Margaret's a damn genius made of wrought iron and rainbows and maybe she'd be on her way to ruling the poetry world anyway, but that's just one particularly important thing I've learned about being a writer as a result of being so lucky as to be Margaret's friend: girl, you better work.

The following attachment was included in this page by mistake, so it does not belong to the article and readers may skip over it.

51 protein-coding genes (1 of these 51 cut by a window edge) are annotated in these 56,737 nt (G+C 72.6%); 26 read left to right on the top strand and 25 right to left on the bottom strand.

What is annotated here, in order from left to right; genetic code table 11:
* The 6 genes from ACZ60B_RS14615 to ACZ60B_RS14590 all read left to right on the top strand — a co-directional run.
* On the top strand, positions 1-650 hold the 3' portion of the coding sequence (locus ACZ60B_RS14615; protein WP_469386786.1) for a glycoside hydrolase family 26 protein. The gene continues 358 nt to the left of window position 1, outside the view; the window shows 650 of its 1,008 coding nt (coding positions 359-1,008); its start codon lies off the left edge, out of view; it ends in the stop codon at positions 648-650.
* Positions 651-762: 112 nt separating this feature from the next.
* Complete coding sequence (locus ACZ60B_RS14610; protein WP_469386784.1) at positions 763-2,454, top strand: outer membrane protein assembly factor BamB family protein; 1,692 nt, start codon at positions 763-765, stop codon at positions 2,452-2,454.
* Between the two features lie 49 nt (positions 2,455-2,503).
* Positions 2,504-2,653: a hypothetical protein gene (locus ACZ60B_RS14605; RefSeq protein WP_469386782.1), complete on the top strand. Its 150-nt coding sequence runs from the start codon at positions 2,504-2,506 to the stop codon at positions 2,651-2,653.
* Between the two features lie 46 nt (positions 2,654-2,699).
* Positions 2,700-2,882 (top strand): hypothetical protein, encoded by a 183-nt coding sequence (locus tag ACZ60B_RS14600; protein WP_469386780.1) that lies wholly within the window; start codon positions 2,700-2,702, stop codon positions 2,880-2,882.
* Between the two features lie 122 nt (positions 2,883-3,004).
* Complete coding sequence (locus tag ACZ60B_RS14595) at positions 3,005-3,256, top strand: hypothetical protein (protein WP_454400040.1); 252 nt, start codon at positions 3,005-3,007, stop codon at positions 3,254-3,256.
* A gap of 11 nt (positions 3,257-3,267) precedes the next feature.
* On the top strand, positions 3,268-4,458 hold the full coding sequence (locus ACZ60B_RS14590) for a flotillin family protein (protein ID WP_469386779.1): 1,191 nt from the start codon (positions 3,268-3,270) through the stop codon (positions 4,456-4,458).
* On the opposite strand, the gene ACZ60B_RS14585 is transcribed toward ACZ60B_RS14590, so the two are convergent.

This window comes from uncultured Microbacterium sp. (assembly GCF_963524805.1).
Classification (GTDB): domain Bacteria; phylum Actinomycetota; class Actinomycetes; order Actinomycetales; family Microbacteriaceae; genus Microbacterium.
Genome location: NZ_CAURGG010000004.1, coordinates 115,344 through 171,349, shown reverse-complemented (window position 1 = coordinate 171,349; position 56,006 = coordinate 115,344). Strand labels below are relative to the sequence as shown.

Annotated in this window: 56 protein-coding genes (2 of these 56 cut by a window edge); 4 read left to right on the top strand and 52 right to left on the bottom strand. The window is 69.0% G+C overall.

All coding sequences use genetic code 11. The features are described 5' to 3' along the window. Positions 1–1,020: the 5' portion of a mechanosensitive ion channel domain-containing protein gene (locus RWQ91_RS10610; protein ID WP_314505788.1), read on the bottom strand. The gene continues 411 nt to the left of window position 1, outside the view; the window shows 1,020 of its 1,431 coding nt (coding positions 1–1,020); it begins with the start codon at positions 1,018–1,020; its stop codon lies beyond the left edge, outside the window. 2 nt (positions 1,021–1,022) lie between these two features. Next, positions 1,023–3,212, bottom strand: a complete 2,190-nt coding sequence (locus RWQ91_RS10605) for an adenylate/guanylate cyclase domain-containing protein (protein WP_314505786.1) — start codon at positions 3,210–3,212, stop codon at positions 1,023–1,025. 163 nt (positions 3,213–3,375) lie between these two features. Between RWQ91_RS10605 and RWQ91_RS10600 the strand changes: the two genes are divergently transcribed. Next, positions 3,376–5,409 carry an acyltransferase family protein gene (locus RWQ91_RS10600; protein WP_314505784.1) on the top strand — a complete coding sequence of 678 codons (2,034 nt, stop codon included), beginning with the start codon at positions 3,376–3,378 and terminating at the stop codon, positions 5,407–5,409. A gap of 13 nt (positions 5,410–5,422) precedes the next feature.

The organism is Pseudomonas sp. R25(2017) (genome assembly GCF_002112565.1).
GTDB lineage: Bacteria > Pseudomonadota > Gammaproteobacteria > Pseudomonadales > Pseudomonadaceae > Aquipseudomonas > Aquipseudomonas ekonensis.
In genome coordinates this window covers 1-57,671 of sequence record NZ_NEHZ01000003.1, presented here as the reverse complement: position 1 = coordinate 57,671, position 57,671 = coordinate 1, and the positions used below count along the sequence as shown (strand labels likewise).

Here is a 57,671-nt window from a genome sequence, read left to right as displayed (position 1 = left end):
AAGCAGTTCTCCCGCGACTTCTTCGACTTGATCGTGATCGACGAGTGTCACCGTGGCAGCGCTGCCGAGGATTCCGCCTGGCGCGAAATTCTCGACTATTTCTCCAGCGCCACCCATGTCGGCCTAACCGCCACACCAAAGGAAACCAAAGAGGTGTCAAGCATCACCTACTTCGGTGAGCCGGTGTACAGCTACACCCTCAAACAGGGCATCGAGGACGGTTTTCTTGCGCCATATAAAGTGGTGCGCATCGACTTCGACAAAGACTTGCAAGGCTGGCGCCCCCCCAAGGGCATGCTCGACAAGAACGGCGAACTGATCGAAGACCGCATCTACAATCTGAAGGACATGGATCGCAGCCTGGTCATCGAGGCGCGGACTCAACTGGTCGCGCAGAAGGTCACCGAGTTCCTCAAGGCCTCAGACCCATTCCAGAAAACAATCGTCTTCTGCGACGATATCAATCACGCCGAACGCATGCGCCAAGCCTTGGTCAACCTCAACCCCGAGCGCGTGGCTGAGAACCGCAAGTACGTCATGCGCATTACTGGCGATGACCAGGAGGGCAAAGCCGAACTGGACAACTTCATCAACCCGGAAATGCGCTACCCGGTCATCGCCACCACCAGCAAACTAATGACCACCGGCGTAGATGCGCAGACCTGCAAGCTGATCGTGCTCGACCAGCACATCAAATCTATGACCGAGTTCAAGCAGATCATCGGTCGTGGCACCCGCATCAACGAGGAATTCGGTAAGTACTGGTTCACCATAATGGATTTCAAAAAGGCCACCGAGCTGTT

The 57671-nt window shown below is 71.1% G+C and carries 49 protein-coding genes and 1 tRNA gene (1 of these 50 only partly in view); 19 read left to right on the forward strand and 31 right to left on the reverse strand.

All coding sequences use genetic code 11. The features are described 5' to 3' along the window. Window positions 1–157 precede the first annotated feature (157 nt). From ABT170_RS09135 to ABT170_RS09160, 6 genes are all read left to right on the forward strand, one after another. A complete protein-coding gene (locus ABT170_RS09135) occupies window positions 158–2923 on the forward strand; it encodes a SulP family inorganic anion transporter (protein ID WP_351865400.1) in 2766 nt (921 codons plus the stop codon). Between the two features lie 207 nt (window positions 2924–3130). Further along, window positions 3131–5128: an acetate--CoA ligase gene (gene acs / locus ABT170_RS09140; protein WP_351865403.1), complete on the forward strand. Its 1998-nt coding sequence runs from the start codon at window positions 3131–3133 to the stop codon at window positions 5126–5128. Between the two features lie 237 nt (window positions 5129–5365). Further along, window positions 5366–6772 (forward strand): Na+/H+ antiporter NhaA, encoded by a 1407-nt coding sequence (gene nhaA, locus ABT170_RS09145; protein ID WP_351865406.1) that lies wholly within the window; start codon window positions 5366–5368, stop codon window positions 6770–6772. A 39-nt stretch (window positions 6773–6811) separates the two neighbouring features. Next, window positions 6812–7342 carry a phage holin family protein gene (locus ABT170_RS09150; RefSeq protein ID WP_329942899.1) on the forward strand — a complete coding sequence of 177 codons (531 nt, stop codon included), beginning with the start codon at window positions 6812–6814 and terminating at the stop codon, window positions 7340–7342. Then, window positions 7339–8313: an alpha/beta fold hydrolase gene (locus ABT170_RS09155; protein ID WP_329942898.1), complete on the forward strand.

Margaret's Toast:"When I first got to know Cammila in the summer of 2005, I signed on for something larger and more fundamentally life-changing than I could have imagined.Having initially met while I was an undergrad at U of M (I lived in a co-op, and she was dating someone I lived with -- not Matt!), Cammila and I started out, as many great friends in the early 2000s did, as Livejournal friends. Our long-distance friendship bloomed as she helped me get through a truly crappy year of homesickness while I studied abroad in Scotland during my final year of undergrad. When I got home, totally broke and jobless to boot, she not only helped me find a kickass job as an editor at All Music, but she became one of my best friends in the world.That's just how it is with Cammila. Once you're in, you're in. Back when I first met her, I remember Cammila referring to herself as a den mother, and she's wasn't kidding -- she is a fiercely loyal friend. More than this, she is probably the most honest person I've met in my life. With Cammila, all the cards are on the table, the book is open. She puts her whole self and heart out into the world, fearlessly. To put it in terms of one of those analogies they used to put on the SAT: Cammila is to her life, as Tawny Kitaen is to a Jaguar in a Whitesnake video.And as if this weren't enough, Cammila's an insanely talented person. To paraphrase EB White: it isn't often you meet someone who's a good friend and a good writer. Cammila is both.There are a lot of ways in which I feel like I haven't lived up to my end of the bargain. I moved away to go to grad school in 2007, and though I kept telling Cammila that I wanted to come back to Michigan, it turns out I wasn't able to. Something always came up -- a job, a residency, a relationship -- and I keep moving from place to place. In spite of all this, she still sends me care packages full of tiny gifts: MTV Jams trading cards, these weird Japanese puzzle erasers, candy of dubious quality, letters.I forgot to mention that I still, to this day, have a bunch of stuff in storage in her mom's basement in Chelsea. I really do mean to get it out of there someday. Cammila keeps telling me, "Dude, it's a basement, it's okay." She keeps telling me, "No matter how far away you are, you know you're still my friend, right?"I feel honored to be numbered among Cammila's best friends -- and I know there are a number of people in this room who can lay claim to that title. Cammila has taught me what friendship, real friendship, is. And for that, I am grateful.So, a toast. To Cammila, one of my very best friends: the Ferris Bueller to my Cameron, the Jack Black to my Kyle Gass, the Wayne to my Garth, the bitchin' guitar solo to my moody power ballad. And to Matt, the love of her life. I can think of no better compliment to Cammila than you. Here's to a long and totally righteous marriage."